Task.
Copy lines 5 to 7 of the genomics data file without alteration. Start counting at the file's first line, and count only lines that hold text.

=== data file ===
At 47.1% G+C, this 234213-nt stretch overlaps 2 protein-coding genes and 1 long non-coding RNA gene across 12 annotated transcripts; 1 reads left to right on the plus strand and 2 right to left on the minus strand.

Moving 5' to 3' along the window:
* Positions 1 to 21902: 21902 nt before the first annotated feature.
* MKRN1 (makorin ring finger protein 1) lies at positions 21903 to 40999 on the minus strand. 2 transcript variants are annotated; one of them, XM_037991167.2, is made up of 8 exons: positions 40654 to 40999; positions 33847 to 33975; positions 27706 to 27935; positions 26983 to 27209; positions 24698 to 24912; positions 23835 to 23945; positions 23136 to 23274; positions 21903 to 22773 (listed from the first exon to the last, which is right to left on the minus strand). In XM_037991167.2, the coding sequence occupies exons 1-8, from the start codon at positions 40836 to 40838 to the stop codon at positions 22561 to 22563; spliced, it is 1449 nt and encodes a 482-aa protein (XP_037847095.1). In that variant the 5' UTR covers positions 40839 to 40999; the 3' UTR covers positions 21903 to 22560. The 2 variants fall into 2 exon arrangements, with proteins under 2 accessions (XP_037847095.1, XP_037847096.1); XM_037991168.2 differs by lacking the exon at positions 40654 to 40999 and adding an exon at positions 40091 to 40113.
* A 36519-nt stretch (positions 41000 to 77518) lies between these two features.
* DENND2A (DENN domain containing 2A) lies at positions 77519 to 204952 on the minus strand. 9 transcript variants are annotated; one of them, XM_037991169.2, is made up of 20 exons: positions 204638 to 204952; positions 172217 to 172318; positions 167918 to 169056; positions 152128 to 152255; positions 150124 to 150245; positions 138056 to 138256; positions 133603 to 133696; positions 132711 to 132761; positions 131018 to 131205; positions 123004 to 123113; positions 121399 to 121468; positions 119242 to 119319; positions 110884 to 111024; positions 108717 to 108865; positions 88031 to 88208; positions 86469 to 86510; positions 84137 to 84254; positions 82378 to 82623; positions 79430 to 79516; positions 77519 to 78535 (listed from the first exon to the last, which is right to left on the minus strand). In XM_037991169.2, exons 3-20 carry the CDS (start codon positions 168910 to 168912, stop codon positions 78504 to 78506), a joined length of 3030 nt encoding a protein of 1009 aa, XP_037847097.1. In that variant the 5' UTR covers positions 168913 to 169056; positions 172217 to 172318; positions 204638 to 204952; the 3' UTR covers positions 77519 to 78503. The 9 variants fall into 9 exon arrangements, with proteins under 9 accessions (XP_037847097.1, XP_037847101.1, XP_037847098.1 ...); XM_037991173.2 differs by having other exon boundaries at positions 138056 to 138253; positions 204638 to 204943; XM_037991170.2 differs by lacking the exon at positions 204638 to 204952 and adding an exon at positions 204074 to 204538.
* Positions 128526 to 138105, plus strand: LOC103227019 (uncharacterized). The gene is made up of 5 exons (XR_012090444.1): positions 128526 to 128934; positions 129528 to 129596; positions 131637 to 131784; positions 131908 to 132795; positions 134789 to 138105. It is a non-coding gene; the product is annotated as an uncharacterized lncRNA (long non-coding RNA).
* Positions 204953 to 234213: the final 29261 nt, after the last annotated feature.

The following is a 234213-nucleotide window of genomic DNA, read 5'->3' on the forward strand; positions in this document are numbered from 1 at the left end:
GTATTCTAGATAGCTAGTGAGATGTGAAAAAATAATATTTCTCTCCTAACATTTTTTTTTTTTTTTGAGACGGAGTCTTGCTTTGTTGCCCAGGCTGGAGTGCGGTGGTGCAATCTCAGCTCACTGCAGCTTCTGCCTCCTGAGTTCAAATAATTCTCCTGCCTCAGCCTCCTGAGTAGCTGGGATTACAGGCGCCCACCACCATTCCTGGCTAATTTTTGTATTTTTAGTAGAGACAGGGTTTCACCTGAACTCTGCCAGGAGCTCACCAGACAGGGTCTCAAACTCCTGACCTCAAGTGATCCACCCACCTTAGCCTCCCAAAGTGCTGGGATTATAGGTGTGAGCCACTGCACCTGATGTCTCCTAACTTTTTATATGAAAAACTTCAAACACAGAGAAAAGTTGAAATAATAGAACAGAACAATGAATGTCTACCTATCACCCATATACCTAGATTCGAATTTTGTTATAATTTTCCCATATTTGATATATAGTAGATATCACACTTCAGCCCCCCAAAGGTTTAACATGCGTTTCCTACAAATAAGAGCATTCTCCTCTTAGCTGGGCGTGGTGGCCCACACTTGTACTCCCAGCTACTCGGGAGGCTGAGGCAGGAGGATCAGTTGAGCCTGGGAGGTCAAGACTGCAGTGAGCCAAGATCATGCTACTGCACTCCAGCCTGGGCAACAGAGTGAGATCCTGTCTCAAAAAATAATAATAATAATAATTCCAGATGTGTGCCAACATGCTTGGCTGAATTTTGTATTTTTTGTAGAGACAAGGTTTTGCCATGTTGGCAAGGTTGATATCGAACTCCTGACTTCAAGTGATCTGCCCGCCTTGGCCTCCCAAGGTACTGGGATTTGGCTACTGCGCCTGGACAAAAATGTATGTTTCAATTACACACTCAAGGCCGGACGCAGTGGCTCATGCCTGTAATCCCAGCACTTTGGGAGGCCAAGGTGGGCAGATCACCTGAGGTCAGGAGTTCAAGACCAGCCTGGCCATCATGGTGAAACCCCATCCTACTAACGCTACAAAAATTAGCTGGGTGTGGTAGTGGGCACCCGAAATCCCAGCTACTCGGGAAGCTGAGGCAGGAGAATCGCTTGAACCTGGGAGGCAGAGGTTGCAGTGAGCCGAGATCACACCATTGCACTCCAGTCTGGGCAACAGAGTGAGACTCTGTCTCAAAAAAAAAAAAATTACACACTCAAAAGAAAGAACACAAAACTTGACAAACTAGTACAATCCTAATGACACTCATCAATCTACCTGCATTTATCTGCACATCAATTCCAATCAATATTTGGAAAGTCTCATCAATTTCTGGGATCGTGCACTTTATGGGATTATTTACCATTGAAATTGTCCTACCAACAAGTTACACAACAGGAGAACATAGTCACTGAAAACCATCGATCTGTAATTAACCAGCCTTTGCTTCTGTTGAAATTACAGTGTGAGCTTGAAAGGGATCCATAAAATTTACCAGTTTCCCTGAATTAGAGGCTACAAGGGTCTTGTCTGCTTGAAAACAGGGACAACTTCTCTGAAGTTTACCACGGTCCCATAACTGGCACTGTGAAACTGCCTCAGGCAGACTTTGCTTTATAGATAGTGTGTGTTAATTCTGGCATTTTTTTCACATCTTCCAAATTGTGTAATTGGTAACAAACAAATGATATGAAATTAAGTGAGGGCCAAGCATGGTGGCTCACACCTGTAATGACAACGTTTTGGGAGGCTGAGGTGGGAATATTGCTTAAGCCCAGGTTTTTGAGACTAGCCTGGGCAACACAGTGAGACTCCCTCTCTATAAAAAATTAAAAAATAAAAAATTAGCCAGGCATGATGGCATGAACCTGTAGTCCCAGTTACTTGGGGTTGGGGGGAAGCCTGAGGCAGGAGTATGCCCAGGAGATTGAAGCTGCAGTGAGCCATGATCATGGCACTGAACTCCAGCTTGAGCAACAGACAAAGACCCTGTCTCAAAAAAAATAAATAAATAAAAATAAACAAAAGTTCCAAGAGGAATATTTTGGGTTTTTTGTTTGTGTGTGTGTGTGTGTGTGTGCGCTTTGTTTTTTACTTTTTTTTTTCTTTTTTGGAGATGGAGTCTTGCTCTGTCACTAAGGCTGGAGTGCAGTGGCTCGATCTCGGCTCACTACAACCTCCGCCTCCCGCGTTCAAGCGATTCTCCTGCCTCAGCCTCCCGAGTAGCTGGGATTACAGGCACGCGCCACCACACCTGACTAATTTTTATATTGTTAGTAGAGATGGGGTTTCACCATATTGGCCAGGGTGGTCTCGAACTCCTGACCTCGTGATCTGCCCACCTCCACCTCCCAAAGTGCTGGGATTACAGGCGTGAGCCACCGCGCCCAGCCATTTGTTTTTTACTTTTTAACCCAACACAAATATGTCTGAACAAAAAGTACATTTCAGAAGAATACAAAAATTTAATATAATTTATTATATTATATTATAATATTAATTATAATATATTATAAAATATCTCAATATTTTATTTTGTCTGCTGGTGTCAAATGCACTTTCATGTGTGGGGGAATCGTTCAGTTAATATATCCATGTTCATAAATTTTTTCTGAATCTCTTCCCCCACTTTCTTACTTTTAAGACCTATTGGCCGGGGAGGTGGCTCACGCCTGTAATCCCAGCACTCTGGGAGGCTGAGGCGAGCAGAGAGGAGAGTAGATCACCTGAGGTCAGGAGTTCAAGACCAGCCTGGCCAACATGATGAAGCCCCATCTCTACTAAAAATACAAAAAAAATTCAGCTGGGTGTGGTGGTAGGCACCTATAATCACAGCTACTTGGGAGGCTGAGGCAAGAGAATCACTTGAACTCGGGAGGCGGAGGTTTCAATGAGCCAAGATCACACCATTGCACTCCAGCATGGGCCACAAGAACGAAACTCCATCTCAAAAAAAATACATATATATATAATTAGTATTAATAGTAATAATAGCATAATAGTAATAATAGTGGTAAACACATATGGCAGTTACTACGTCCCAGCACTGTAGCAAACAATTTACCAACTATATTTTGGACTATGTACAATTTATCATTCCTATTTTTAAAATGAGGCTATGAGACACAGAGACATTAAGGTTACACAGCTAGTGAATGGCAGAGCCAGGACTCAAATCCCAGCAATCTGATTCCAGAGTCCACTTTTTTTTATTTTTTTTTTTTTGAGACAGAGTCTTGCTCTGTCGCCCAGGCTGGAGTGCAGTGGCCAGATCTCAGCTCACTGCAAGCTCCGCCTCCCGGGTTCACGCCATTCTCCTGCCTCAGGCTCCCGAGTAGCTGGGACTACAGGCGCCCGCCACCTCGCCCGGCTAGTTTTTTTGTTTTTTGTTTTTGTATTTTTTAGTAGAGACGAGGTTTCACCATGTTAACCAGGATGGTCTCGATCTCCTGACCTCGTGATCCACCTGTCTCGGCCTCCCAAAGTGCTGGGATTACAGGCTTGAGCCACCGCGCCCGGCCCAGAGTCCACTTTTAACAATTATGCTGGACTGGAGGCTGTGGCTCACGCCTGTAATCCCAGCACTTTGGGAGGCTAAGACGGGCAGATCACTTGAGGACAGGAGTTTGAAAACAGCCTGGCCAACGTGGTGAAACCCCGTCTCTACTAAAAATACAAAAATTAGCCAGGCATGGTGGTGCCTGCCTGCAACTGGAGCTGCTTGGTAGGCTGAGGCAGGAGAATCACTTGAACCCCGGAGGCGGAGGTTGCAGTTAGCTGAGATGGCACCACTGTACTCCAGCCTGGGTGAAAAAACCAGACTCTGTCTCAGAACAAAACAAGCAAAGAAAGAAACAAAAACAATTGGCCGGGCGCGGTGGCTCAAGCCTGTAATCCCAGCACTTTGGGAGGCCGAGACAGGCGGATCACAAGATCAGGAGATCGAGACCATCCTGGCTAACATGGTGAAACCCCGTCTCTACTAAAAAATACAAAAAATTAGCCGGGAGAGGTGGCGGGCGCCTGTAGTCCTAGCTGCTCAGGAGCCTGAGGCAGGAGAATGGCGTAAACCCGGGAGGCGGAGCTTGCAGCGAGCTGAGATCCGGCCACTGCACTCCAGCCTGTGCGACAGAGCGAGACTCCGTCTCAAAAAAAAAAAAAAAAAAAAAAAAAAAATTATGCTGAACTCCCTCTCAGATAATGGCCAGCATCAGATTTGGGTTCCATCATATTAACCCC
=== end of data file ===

* A 36519-nt stretch (positions 41000 to 77518) lies between these two features.
* DENND2A (DENN domain containing 2A) lies at positions 77519 to 204952 on the minus strand. 9 transcript variants are annotated; one of them, XM_037991169.2, is made up of 20 exons: positions 204638 to 204952; positions 172217 to 172318; positions 167918 to 169056; positions 152128 to 152255; positions 150124 to 150245; positions 138056 to 138256; positions 133603 to 133696; positions 132711 to 132761; positions 131018 to 131205; positions 123004 to 123113; positions 121399 to 121468; positions 119242 to 119319; positions 110884 to 111024; positions 108717 to 108865; positions 88031 to 88208; positions 86469 to 86510; positions 84137 to 84254; positions 82378 to 82623; positions 79430 to 79516; positions 77519 to 78535 (listed from the first exon to the last, which is right to left on the minus strand). In XM_037991169.2, exons 3-20 carry the CDS (start codon positions 168910 to 168912, stop codon positions 78504 to 78506), a joined length of 3030 nt encoding a protein of 1009 aa, XP_037847097.1. In that variant the 5' UTR covers positions 168913 to 169056; positions 172217 to 172318; positions 204638 to 204952; the 3' UTR covers positions 77519 to 78503. The 9 variants fall into 9 exon arrangements, with proteins under 9 accessions (XP_037847097.1, XP_037847101.1, XP_037847098.1 ...); XM_037991173.2 differs by having other exon boundaries at positions 138056 to 138253; positions 204638 to 204943; XM_037991170.2 differs by lacking the exon at positions 204638 to 204952 and adding an exon at positions 204074 to 204538.
* Positions 128526 to 138105, plus strand: LOC103227019 (uncharacterized). The gene is made up of 5 exons (XR_012090444.1): positions 128526 to 128934; positions 129528 to 129596; positions 131637 to 131784; positions 131908 to 132795; positions 134789 to 138105. It is a non-coding gene; the product is annotated as an uncharacterized lncRNA (long non-coding RNA).